The excitement around World of Warcraft (WoW) Classic is certainly growing, though I am personally likely to resist it. However with the current focus on ‘classic servers’ – as opposed to progression servers – I thought I’d write something on their ultimate fate.
Blizzard has reportedly stated that it has no plans to take the WoW Classic servers to The Burning Crusade era and beyond. The game would progress through the pre-2.0 patches and that’s where it would end. Senior producers have said they may cosnider other ‘legacy’ servers that include other expansions, but the details are vague.
Of course, many wonder what the viability of this model will be one or two years on, when the original ‘Classic WoW timeline’ will have been far exceeded. So what is the ultimate fate of classic servers once their timeline are exceeded?
Not just about WoW
This kind of discussion has been going on for months over at the Project1999 forums, in the wake of the ‘announcement’ of Project1999 Green, a classic EverQuest server a decade in the making. The key question is: ok, so we trace the classic timeline, and then what? The ‘beta’ Project1999 server, so-called ‘Blue’, has been live since 2009. It has existed in a stretched timeline, given the emulator’s original era only lasted two and a half years.
If Project1999 Green truly follows the original classic timeline, then what happens two and a half years in? What happens when the ‘classic era’ ends and the Shadows of Luclin expansion – a milestone which for many marked the long slow death of EQ – would have been released?
As with the entire Project1999 Green announcement, details are scarce. Some assume the characters from Green will be unceremoniously dumped onto Blue. This would flood an already flooded server with more pre-nerf items and max level characters. Some think Green will go on forever, much like Blue. Others argue Green will be joined by a new fresh start companion server every two and a half years, until Project1999 has a stable of ‘colour’ servers, all frozen in time on 3 December 2001.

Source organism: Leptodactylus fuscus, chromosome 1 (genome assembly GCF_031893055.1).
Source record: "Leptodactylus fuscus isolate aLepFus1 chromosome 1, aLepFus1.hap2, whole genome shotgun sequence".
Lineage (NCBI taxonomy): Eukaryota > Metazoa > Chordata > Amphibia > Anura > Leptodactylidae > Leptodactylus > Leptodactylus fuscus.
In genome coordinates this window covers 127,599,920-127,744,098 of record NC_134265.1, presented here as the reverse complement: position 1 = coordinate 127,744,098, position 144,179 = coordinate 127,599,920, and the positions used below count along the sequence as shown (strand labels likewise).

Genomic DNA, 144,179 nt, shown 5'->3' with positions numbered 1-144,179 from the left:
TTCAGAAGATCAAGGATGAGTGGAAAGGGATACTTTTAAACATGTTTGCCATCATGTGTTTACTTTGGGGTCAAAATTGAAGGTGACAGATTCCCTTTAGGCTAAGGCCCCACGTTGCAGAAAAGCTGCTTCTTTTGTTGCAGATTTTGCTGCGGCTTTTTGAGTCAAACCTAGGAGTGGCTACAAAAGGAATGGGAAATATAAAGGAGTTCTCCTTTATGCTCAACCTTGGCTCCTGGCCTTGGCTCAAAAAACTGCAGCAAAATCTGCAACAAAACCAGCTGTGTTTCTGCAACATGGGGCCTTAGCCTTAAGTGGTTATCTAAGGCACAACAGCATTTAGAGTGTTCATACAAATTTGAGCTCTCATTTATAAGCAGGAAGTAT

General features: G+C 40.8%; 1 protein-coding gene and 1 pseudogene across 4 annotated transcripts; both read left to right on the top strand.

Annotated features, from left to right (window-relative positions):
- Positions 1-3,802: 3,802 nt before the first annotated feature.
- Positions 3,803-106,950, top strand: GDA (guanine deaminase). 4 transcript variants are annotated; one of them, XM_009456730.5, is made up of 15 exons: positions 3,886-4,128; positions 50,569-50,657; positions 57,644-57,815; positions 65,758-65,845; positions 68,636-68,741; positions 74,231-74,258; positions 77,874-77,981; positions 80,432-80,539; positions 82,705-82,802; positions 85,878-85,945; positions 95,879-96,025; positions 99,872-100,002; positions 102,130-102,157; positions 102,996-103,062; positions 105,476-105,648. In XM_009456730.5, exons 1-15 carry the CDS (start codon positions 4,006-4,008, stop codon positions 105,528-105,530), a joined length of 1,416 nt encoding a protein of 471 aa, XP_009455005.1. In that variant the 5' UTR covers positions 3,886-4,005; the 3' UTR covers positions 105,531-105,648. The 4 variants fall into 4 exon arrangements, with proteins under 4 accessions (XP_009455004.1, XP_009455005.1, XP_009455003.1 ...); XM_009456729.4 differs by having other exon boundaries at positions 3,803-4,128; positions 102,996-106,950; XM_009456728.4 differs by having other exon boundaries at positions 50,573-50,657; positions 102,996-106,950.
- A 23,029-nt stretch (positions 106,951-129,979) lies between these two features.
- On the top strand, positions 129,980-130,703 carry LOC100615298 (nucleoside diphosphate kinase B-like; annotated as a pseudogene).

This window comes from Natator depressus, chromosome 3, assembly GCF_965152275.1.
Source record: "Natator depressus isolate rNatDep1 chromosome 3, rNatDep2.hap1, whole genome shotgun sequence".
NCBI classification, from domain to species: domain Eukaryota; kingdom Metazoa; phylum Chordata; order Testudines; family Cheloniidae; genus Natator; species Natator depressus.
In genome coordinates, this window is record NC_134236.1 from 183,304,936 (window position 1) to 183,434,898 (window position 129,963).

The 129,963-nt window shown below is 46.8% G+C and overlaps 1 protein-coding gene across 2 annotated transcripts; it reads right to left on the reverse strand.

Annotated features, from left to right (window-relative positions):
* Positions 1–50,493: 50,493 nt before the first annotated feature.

Ultimately no one knows what the developers are planning. Frankly, the fact that there will be a fresh server at all is an assumption that only a few offhand remarks from Project1999 staff have semi-confirmed. As a clever poster recently said, ‘[the co-Senior Admin] is just taking us all camping?’. Maybe he is.
But it’s also about WoW
All of these issues and possibilities could be true of WoW Classic too. There was a little less than two and a half years between the release of WoW and the release of The Burning Crusade expansion pack.
Blizzard has released its content phasing plan. While the company has decided not to go into the minutiae of every patch, it will group content changes into six phases. WoWHead has a good summary. Blizzard has not as yet discussed any timeframes for these content releases. It may decide to draw these out over two years. It may decide to compress them into 6-12 months. No-one knows.
The investment in reverse engineering the current WoW to make a quasi-classic experience will need to be paid off. There has been much hype made about the ‘not bugs’ included – essentially quirks of the early WoW game which have been purposefully reintroduced. This kind of work costs time and therefore money, and Blizzard will want to recoup this investment.
But players are not as patient as they once were. And in this sense Blizzard has a very different challenge on its hands than the Project1999 team. Project1999 exists to recreate 1999-2001 era EverQuest. It has a captive audience and has no need to – and realistically cannot legally – make money from the project.
Blizzard must make money from Classic WoW, and it also has a live version of WoW running alongside its classic servers. The live versions needs updates, and must be designed to cater to an audience that is beginning to split.
What happens six months down the track when players complain about WoW Classic content releases being too slow or because the phasing is finished? What happens when those players quit because they have no interest in WoW Live? What happens when WoW Live players complain that their version is being neglected in favour of classic WoW? What happens if/when Blizzard’s investors make decisions on the relative importance of Live vs Classic and dictate decision on developmet priorities? Is it cheaper to retain Classic subs by re-tooling an old expansion pack than developing an entirely new one?
As much as debates are ongoing in Project1999-land, it is clear that Blizzard has a much more difficult job on its hands with the release of WoW Classic. Project1999 staff have worked hard for ten years to re-engineer a classic EverQuest expeience and Project1999 Green represents the success of their mission. For Blizzard, WoW Classic’s launch on 27 August is just the beginning of theirs.